Posts Tagged ‘Cancer Prevention’

Chokeberries may help cancer therapies

Chokeberries may have a role in helping cancer therapies- according to a study in the Journal of Clinical Pathology.

Chokeberries may have a role in helping cancer therapies- according to a study in the Journal of Clinical Pathology.Scientists suggest chokeberries could work in combination with conventional drugs to kill more cancer cells, but the UK research is at an early stage, with experiments carried out only on cancer cells in laboratories.

Researchers from the University of Southampton and King’s College Hospital London, tested a berry extract on pancreatic cancer samples.

Pancreatic cancer is particularly hard to treat and has an average survival period of just six months after diagnosis.

The study found that when the berry extract was used, together with a conventional chemotherapy drug called gemcitabine, more cancer cells died than when the drug was used alone.

But the scientists say the chokeberry had no effect on normal body cells tested in this way.

They believe compounds known as polyphenols in the chokeberries may reduce the number of harmful cells.

And the team previously carried out similar early work on brain cancer cells.

Henry Scowcroft, at the charity Cancer Research UK, said: “It’s far too early to say from this small laboratory study whether chemicals extracted from chokeberries have any effect on pancreatic cancer in patients.”

“And the findings certainly don’t suggest that the berries themselves should be taken alongside conventional chemotherapy. But innovative approaches are urgently needed to improve treatment for people with pancreatic cancer – a disease for which there has been precious little progress over recent decades.”

Chokeberries grow on the eastern side of North America in wetlands and swamp areas.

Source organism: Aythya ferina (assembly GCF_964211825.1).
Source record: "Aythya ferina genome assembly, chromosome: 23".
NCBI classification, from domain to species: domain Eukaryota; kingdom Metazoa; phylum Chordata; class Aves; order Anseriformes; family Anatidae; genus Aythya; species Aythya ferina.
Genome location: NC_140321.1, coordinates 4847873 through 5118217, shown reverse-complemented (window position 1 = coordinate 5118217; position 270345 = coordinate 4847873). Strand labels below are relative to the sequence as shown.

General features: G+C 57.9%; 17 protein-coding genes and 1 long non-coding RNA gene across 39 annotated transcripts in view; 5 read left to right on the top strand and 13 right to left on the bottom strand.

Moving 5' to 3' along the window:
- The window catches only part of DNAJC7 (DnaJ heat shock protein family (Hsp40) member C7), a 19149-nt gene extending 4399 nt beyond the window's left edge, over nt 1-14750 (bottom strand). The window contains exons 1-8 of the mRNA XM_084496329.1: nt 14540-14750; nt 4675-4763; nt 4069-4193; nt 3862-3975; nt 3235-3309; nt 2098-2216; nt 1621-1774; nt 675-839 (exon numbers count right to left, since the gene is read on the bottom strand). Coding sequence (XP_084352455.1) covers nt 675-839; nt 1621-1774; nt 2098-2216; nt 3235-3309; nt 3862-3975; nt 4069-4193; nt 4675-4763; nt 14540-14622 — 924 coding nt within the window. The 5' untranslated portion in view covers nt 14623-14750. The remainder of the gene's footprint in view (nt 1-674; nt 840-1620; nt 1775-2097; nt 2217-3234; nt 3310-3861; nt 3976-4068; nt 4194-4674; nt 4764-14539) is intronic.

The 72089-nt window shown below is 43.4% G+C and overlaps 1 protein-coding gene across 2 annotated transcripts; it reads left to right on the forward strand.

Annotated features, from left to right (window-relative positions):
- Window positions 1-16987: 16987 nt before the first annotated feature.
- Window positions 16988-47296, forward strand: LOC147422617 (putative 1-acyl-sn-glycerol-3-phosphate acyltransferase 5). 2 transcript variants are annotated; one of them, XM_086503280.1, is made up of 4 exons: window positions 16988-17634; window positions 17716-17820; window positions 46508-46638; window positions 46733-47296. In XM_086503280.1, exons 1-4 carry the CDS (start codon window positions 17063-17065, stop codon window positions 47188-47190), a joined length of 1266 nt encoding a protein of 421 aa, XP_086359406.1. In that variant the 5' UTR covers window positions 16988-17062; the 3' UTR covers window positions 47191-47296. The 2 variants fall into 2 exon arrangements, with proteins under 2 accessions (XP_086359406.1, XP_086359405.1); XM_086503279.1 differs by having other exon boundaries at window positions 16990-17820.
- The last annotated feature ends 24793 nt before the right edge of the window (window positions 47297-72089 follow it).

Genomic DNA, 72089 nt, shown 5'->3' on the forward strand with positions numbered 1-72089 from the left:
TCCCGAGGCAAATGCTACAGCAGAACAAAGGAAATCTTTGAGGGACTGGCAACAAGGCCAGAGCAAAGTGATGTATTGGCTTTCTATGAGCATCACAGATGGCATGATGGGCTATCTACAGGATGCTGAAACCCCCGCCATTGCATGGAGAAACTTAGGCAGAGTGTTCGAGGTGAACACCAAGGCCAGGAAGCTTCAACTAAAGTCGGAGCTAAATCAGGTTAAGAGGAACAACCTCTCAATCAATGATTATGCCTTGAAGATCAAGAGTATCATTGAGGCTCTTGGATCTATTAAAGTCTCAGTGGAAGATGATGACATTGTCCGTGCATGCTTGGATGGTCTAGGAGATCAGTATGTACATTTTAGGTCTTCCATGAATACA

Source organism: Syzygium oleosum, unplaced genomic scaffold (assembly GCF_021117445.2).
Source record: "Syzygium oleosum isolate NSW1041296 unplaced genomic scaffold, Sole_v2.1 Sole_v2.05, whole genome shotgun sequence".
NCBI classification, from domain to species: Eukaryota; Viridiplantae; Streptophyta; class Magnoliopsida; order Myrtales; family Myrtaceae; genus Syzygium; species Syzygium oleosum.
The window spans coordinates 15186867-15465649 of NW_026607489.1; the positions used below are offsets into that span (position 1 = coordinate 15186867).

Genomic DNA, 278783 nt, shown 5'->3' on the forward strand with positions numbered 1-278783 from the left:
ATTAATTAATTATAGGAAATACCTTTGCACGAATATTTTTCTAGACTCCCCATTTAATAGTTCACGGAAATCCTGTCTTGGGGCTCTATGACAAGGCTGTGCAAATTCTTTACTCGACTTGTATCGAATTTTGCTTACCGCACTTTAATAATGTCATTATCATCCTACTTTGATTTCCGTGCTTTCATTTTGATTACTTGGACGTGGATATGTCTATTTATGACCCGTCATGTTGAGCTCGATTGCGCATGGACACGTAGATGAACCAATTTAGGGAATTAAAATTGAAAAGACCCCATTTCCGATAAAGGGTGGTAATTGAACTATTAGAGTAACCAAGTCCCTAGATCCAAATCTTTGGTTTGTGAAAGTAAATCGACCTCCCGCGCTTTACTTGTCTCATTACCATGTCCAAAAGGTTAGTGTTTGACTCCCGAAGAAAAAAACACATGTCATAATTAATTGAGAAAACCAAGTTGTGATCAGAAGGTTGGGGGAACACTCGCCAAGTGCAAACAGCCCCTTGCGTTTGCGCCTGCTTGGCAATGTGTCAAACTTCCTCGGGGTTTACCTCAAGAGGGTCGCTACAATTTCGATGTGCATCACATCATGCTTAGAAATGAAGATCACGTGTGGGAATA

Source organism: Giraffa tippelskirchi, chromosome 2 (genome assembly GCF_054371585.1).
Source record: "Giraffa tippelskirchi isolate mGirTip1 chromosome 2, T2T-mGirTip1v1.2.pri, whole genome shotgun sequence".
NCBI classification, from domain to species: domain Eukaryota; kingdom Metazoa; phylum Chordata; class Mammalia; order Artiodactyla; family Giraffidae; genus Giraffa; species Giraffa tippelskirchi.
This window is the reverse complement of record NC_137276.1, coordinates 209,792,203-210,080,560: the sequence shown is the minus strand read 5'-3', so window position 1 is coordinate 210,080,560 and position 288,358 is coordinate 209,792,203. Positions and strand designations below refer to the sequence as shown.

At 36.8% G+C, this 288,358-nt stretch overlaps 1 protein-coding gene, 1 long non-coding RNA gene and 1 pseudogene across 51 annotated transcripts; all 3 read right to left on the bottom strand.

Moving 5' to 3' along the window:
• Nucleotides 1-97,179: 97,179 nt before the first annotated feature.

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UK’s five big killers

Five big killers – heart disease, stroke, cancer, lung and liver disease – account for more than 150,000 deaths a year among under-75s in England alone and the Department of Health estimates 30,000 of these are entirely avoidable.UK's five big killersCoronary Heart Disease is the biggest killer, causing almost 74,000 deaths each year in the UK- that’s about 200 people dying every day.

More than a quarter of the deaths occur in people who are younger than 75 and experts say the majority are preventable.

Smoking, being overweight and having high blood pressure are all risk factors.

About one in three adults in England and Scotland have high blood pressure and nearly half of them are not receiving treatment for the condition, says the British Heart Foundation.

Between April 2011 and March 2012 only 2% of those eligible in England actually had a health check. Out of nearly 16 million people eligible, about 425,000 were offered a check and 211,000 took up the offer.

England has one of the highest rates of asthma prevalence in the world. Figures from GP registers in 2008 suggested that about 6% of the English population has asthma.

And more than three million people in England are living with COPD. This lung disease kills about 23,000 people a year in the UK.

The most important cause of COPD is smoking, but about 15% of cases are work-related, triggered by exposure to fumes, chemicals and dusts at work.

Premature deaths from COPD in the UK was almost twice as high as the European average in 2008 and premature mortality for asthma was more than 1.5 times higher.

The disease is one of the most common causes of emergency admission to hospital and is expensive in terms of acute hospital care. It costs nearly 10 times more to treat severe COPD than the mild disease.

Strokes are the third leading cause of death in England each year and the leading cause of disability. More than 150,000 people have a stroke every year in the UK but, according to The Stroke Association, up to 10,000 of these could be prevented if more people were aware of the symptoms and sought out emergency treatment.

Symptoms can include facial weakness, speech problems and pins and needles down one side of the body.

The Health Secretary Mr Jeremy Hunt says a major challenge is getting all parts of the country to meet the performance levels of the best.

For example, if all patients suffering from a mini stroke (transient ischaemic attack or TIA) were treated as rapidly as those treated in the top 25% of hospitals, 540 strokes would be avoided each year, which in turn would save the NHS £4.5m a year.